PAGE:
The patient underwent three different manipulations of the right foot under epidural anesthesia. The extensor tendons were stretched for a period of 20 minutes, until relaxation of rigidly contracted muscles were noted. The patient was then placed in an anterior splint following the procedures. No acute flare up of CRPS was seen immediately after the procedure; however, the patient exhibited return of rigid contractures and pain 48 hours following each procedure and was unable to tolerate the anterior splint. No increase in CRPS pain was seen following procedures.

The patient then underwent a series of botox injections that provided some pain relief and reduction of contracture to right foot and ankle that lasted for approximately two to three weeks before the muscles returned to rigid clonus.

Surgical intervention to the right foot was discussed with the patient. The patient was offered procedures that included manipulation of the right foot under anesthesia, capsulotomy of the right first metatarsophalangeal joint, lengthening of the tibialis anterior, extensor hallucis longus, and extensor digitorum longus tendons, and sectioning of extensor hallucis brevis, all of the right foot. The patient was advised that procedure may exacerbate symptoms of CRPS and that no guarantees were given or implied. The patient met with his pain management specialist prior to the procedure and was given provisions for oral analgesics following the procedure.

On the day of the procedure, anesthesia was obtained with spinal anesthesia. The patient was placed on the operating table in the supine position. Manipulation of the foot was first performed where attention was made to manually plantarflex the right ankle joint as well as toes 1-5, which were noted to be rigidly contracted in a dorsiflexed position. Following manipulation, the foot was noted to held in a plantarflexed position. Standard z-lengthening procedures were then performed to the extensor digitorum longus, extensor hallucis longus, and tibialis anterior tendons. The extensor hallucis brevis tendon was identified and then sectioned proximal to its insertion.  Attention was then directed to the first metatarsophalangeal joint where a dorsal and lateral capsulotomy was then performed and contracture of the first metatarsophalangeal joint was noted to be decreased. Closure was completed using a combination of dissolving and nondissolving suture. A postoperative block was then infiltrated around the incision sites consisting of 9 mL of 0.5% Marcaine plain and 2 mL of dexamethasone.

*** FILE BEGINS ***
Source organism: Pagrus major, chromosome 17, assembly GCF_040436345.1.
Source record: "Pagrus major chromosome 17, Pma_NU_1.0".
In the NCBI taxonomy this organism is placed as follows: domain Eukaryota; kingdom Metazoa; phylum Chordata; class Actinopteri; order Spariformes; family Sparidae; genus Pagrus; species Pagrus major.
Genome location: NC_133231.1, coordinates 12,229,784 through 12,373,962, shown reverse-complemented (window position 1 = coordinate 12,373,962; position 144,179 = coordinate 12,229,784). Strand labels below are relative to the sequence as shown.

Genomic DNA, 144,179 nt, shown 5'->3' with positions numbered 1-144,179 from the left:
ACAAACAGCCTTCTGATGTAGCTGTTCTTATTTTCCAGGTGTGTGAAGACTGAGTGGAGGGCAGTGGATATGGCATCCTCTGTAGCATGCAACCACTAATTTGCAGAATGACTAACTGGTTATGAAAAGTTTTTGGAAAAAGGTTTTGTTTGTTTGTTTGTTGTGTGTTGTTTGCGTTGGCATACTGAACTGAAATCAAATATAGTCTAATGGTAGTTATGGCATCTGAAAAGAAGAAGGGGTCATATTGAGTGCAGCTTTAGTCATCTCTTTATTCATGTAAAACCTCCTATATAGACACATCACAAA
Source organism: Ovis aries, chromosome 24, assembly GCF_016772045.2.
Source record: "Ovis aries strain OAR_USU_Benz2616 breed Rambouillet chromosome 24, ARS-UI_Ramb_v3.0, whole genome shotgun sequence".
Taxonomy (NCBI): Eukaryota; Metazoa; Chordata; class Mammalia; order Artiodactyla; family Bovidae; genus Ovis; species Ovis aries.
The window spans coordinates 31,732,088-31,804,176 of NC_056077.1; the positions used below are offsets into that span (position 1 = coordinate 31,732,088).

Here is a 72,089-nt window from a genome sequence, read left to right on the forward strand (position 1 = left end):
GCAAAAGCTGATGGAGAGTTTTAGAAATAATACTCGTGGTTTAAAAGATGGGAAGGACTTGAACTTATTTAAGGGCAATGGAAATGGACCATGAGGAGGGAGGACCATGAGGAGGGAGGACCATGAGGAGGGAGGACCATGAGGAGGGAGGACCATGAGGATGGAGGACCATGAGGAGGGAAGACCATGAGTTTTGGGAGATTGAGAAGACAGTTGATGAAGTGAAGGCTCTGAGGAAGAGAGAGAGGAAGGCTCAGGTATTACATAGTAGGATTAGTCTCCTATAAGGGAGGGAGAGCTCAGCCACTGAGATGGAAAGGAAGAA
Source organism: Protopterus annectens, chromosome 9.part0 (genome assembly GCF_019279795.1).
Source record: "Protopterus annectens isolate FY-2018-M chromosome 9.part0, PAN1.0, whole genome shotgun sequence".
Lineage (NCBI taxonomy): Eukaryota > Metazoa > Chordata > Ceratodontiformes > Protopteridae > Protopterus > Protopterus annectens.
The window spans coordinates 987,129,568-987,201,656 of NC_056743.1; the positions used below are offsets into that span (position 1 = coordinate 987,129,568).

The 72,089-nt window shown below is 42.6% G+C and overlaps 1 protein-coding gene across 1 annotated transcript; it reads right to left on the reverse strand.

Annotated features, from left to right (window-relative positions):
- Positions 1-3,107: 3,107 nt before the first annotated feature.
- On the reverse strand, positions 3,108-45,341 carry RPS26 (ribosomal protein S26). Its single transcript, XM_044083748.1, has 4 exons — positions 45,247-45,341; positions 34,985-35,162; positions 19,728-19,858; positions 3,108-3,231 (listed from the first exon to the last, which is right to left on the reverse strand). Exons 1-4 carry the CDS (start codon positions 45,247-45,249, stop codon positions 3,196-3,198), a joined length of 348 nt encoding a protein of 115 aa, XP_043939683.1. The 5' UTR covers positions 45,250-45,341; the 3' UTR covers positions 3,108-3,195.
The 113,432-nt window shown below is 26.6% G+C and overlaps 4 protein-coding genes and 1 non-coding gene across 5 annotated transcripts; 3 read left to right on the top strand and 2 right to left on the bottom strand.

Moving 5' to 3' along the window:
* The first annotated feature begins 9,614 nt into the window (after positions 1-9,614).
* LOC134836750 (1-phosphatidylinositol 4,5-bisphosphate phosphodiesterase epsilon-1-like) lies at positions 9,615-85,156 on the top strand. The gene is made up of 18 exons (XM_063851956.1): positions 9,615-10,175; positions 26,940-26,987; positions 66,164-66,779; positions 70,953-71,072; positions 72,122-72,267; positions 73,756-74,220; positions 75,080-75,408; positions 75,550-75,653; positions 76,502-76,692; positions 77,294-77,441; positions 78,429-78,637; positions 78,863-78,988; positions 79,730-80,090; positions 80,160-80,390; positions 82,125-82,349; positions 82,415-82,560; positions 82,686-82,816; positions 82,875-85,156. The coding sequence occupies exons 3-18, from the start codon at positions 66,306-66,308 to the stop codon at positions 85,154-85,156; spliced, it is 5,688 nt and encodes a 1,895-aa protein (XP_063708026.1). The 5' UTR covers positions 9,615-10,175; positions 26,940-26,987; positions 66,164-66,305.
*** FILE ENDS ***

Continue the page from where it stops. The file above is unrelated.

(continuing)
Following the procedure, the patient was admitted for 48-hour pain management. The patient reported a relief in pain following the procedure and was able to tolerate weight bearing to the right lower extremity without the use of an assistive device for the first time since the injury. Ultimately, the patient reported return of CRPS pain and contractures 2 weeks following the procedure; however, no increase in CRPS pain was noted. In addition, the patient noted that contractures to the right lower extremity were not as rigid or painful.

Case Report No. 2